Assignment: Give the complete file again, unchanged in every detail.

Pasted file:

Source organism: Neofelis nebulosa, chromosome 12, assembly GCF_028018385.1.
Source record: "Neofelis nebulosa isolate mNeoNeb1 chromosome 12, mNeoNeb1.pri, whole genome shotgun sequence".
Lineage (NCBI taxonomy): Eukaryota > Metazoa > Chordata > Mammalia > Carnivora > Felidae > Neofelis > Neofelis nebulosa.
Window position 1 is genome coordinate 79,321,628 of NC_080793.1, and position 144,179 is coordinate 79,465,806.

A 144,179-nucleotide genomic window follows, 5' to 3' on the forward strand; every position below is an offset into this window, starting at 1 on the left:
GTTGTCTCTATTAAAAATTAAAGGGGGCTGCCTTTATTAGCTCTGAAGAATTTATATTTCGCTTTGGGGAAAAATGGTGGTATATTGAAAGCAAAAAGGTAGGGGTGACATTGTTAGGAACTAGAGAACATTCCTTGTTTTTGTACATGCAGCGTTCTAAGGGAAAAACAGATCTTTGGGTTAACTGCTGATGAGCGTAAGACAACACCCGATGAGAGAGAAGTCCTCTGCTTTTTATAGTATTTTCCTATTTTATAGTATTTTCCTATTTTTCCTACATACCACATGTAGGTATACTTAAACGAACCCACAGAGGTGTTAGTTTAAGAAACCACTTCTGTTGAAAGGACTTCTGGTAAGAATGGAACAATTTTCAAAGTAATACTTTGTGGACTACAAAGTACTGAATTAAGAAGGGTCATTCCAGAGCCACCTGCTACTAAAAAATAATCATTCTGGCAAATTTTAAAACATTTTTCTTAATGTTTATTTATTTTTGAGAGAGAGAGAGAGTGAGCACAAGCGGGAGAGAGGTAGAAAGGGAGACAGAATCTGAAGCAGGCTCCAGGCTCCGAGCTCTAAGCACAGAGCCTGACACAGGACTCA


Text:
Source organism: Neofelis nebulosa, chromosome 12, assembly GCF_028018385.1.
Source record: "Neofelis nebulosa isolate mNeoNeb1 chromosome 12, mNeoNeb1.pri, whole genome shotgun sequence".
Lineage (NCBI taxonomy): Eukaryota > Metazoa > Chordata > Mammalia > Carnivora > Felidae > Neofelis > Neofelis nebulosa.
Window position 1 is genome coordinate 79,321,628 of NC_080793.1, and position 144,179 is coordinate 79,465,806.

A 144,179-nucleotide genomic window follows, 5' to 3' on the forward strand; every position below is an offset into this window, starting at 1 on the left:
GTTGTCTCTATTAAAAATTAAAGGGGGCTGCCTTTATTAGCTCTGAAGAATTTATATTTCGCTTTGGGGAAAAATGGTGGTATATTGAAAGCAAAAAGGTAGGGGTGACATTGTTAGGAACTAGAGAACATTCCTTGTTTTTGTACATGCAGCGTTCTAAGGGAAAAACAGATCTTTGGGTTAACTGCTGATGAGCGTAAGACAACACCCGATGAGAGAGAAGTCCTCTGCTTTTTATAGTATTTTCCTATTTTATAGTATTTTCCTATTTTTCCTACATACCACATGTAGGTATACTTAAACGAACCCACAGAGGTGTTAGTTTAAGAAACCACTTCTGTTGAAAGGACTTCTGGTAAGAATGGAACAATTTTCAAAGTAATACTTTGTGGACTACAAAGTACTGAATTAAGAAGGGTCATTCCAGAGCCACCTGCTACTAAAAAATAATCATTCTGGCAAATTTTAAAACATTTTTCTTAATGTTTATTTATTTTTGAGAGAGAGAGAGAGTGAGCACAAGCGGGAGAGAGGTAGAAAGGGAGACAGAATCTGAAGCAGGCTCCAGGCTCCGAGCTCTAAGCACAGAGCCTGACACAGGACTCA